This Activist's Clothing Brand Contains Hidden Messages that Promote Consent
According to the Department of Justice, an American is sexually assaulted every 98 seconds. While the #metoo movement has brought sexual assault into the limelight, these startling statistics reflect an ongoing problem. Although rates of sexual violence have fallen by more than half since 1993, survivors of abuse struggle to cope with the long-term emotional implications of sexual assault. For many survivors, including Sierra Dowd, this struggle has flowered into artistic catharsis.
Sierra Dowd is a polymath in the truest sense of the term. A lifelong entrepreneur and activist, Dowd has culminated her unique background into the world of fashion. Dowd’s label, 98society serves to acknowledge survivors of sexual assault while bringing about tangible action. That’s because 10% of the proceeds are donated to Darkness To Light, an organization which works to end childhood sexual abuse. By providing a nuanced and tasteful method through which to start a conversation about consent, Dowd can effectively spread awareness of her cause.
I recently had the chance to talk with Dowd about her life leading up to 98society, how she plans to grow the brand, and how frankly, condoms can open doors to having a conversation about consent as well.
This interview has been condensed and lightly edited
Tell me about your background leading up to the creation 98/Society
I ran an anti-bullying organization called Be More Heroic for five years. In doing this kind of work, I was able to understand the business strategy and development involved in the creation of a non-profit. When I built programming with Be More Heroic, I worked with psychologists, sociologists, and teachers at the ground level to build this very extensive production.
We also found activists from all over the country who could effectively cover the topic of bullying. After telling their stories, they each performed a variety of performance art. Even if the kids in the audience weren’t paying attention to the actual stories, they’d always pay attention to the performance art. We found it to be extremely effective!
What’s the 98 Society, and how did you come up with the idea?
I’ve been an entrepreneur for quite some time. I’ve worked with many businesses, particularly in the world of fashion. 98society has been a perfect blend of my entrepreneurial side and my philanthropic side.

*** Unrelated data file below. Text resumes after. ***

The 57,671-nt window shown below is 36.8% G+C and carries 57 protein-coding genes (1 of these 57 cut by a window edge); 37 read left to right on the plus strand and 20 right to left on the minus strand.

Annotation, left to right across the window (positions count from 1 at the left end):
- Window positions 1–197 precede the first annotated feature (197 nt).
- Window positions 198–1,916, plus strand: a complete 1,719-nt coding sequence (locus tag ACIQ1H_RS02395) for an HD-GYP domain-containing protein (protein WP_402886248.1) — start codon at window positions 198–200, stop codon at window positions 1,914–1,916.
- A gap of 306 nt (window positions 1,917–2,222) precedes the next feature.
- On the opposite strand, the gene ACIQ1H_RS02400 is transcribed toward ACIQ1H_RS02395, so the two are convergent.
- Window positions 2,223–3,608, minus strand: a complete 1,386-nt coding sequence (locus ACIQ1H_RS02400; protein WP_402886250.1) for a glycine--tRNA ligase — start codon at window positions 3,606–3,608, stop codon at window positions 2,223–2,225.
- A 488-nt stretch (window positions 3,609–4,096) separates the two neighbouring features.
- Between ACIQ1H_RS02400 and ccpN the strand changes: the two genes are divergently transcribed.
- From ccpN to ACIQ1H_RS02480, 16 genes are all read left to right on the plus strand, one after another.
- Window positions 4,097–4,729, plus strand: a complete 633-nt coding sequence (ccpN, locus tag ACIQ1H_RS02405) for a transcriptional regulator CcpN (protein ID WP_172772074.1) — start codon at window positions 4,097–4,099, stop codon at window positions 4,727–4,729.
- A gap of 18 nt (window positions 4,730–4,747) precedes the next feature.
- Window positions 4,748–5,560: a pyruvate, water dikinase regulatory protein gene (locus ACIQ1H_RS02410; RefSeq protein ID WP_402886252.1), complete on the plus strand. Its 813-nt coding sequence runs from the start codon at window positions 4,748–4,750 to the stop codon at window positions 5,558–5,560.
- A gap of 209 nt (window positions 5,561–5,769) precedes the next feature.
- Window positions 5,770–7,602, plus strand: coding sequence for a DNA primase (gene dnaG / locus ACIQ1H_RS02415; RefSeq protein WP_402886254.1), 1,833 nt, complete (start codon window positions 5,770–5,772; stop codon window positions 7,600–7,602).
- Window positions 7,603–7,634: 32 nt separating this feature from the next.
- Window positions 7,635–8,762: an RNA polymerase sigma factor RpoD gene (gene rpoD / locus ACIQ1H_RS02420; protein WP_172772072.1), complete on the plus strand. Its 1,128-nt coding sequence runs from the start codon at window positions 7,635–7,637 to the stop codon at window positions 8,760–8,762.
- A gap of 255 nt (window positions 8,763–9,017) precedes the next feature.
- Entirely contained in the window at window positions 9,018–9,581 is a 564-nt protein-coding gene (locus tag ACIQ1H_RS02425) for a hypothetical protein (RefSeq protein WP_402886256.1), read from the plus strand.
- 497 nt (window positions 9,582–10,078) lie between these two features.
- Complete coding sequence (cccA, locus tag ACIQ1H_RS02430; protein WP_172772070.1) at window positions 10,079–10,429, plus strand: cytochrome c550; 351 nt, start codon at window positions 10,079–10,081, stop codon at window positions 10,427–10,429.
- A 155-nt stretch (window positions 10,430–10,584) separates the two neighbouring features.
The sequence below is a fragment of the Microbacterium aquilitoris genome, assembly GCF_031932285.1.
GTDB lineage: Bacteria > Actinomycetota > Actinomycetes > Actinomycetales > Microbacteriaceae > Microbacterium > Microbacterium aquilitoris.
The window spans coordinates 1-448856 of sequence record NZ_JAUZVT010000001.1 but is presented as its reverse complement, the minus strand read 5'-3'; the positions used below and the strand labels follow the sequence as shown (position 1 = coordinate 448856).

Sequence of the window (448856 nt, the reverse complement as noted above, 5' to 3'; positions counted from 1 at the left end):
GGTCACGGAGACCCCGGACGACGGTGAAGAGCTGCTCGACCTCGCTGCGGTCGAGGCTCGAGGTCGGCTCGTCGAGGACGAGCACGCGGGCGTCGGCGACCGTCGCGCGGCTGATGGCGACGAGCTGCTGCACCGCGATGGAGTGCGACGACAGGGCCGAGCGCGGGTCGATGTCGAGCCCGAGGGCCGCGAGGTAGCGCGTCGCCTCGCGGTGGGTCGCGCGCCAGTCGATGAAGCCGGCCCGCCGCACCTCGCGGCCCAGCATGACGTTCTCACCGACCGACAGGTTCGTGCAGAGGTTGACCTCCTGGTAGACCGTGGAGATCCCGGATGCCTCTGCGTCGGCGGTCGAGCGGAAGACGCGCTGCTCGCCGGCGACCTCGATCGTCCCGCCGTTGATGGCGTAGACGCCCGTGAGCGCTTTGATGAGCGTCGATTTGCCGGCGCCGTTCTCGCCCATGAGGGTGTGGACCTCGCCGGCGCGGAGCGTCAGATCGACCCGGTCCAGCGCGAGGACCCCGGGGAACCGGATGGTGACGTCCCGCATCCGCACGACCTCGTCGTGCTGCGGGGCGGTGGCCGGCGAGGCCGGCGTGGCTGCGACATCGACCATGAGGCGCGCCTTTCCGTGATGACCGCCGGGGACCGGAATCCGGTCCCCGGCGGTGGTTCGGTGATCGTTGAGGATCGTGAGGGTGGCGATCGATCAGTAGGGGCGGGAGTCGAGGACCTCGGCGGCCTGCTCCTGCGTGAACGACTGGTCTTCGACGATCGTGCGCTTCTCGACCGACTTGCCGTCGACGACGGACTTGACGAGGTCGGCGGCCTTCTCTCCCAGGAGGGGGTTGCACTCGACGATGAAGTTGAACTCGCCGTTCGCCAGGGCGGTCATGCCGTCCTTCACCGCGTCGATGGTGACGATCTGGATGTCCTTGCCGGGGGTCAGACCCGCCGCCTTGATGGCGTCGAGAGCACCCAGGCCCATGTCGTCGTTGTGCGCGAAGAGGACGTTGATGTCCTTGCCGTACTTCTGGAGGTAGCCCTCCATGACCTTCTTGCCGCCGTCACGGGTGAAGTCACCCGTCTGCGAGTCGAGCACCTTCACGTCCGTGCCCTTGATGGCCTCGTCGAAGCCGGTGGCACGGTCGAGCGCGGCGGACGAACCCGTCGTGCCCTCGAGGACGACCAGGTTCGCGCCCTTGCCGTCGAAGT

I named the brand the 98society because every 98 seconds, someone in the United States is sexually assaulted. This is a really baffling statistic, and it just goes to show the gravity of this issue.
When I was designing the clothes, I wanted to make sure that I was being intentionally ambiguous. As a survivor of sexual abuse, I wouldn’t wear a T-shirt that says “survivor” or #metoo. While I am very outward and open about sharing my story, I didn’t want my brand to be outward in the same way. In each design, the messaging is ambiguous, but it’s still tied to the issue of sexual assault.
Do you find that other survivors can relate to the ambiguity of your messaging?
Thus far, I have. I’ve also found that it’s something that allies are more comfortable wearing. That’s important, because we want to extend the conversation and, above all else, educate people.
If people are able to spread awareness with the clothing they wear by bringing attention to the statistic that every 98 seconds a person in the United States is sexually assaulted, this is a win for me. I’ve found that thus far, survivors are more likely to purchase designs that are more ambiguous.
For example, our crossword puzzle tee appears to be a series of jumbled words, but if you look closely it’s actually a series of words associated with sexual assault. These include “victim, survivor, trust, respect, and consent,” but the one word circled is respect.
How do you get this message out?
The brand awareness has primarily been spread through word of mouth. Over the next year, I really plan on listening. I plan on listening, I plan on attending, and I plan on gathering as much insight as possible from those who have worked in this field for the last several years. The following year, I’d like to begin sharing my story and implementing activations throughout the country. This will ultimately showcase that 98society is challenging the social enterprise business model and hopefully encourage other brands to do the same.
What did you think of frankly, condoms?
I think they’re great! Particularly at the collegiate level, these will be so well-received. In a moment where consent hasn’t been discussed yet, I can absolutely see girls taking the initiative and bringing these out. Or I imagine them being given to a fraternity and inevitably they’re reading what it says before ripping off the packaging forcing them to think twice about consent before having sex.
It’s so important that we keep those lines of communication open and the best way to do that is to keep the conversation light hearted and digestible. It’s a wonderful concept! Everyone should be using condoms, and if they are, frankly, is a wonderful way to open the door for some much needed conversations around consent!